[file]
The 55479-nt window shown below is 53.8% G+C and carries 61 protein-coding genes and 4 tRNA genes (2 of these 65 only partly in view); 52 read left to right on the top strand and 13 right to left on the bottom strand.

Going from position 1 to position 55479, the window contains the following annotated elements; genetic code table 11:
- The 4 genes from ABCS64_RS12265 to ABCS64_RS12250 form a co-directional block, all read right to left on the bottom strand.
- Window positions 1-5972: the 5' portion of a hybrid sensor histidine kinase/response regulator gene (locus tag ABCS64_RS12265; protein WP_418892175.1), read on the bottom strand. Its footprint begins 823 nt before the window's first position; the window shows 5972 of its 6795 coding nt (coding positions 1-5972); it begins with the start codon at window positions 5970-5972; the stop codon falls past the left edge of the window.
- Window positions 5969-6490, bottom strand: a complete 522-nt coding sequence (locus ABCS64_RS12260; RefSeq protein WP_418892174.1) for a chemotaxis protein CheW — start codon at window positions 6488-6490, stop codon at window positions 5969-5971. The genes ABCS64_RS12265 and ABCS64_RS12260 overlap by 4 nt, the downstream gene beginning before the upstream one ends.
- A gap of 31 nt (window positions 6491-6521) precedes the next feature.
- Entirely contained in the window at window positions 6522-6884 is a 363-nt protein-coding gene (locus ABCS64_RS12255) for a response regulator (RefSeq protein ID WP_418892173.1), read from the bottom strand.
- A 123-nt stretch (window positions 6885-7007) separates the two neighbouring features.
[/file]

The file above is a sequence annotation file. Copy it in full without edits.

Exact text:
The 55479-nt window shown below is 53.8% G+C and carries 61 protein-coding genes and 4 tRNA genes (2 of these 65 only partly in view); 52 read left to right on the top strand and 13 right to left on the bottom strand.

Going from position 1 to position 55479, the window contains the following annotated elements; genetic code table 11:
- The 4 genes from ABCS64_RS12265 to ABCS64_RS12250 form a co-directional block, all read right to left on the bottom strand.
- Window positions 1-5972: the 5' portion of a hybrid sensor histidine kinase/response regulator gene (locus tag ABCS64_RS12265; protein WP_418892175.1), read on the bottom strand. Its footprint begins 823 nt before the window's first position; the window shows 5972 of its 6795 coding nt (coding positions 1-5972); it begins with the start codon at window positions 5970-5972; the stop codon falls past the left edge of the window.
- Window positions 5969-6490, bottom strand: a complete 522-nt coding sequence (locus ABCS64_RS12260; RefSeq protein WP_418892174.1) for a chemotaxis protein CheW — start codon at window positions 6488-6490, stop codon at window positions 5969-5971. The genes ABCS64_RS12265 and ABCS64_RS12260 overlap by 4 nt, the downstream gene beginning before the upstream one ends.
- A gap of 31 nt (window positions 6491-6521) precedes the next feature.
- Entirely contained in the window at window positions 6522-6884 is a 363-nt protein-coding gene (locus ABCS64_RS12255) for a response regulator (RefSeq protein ID WP_418892173.1), read from the bottom strand.
- A 123-nt stretch (window positions 6885-7007) separates the two neighbouring features.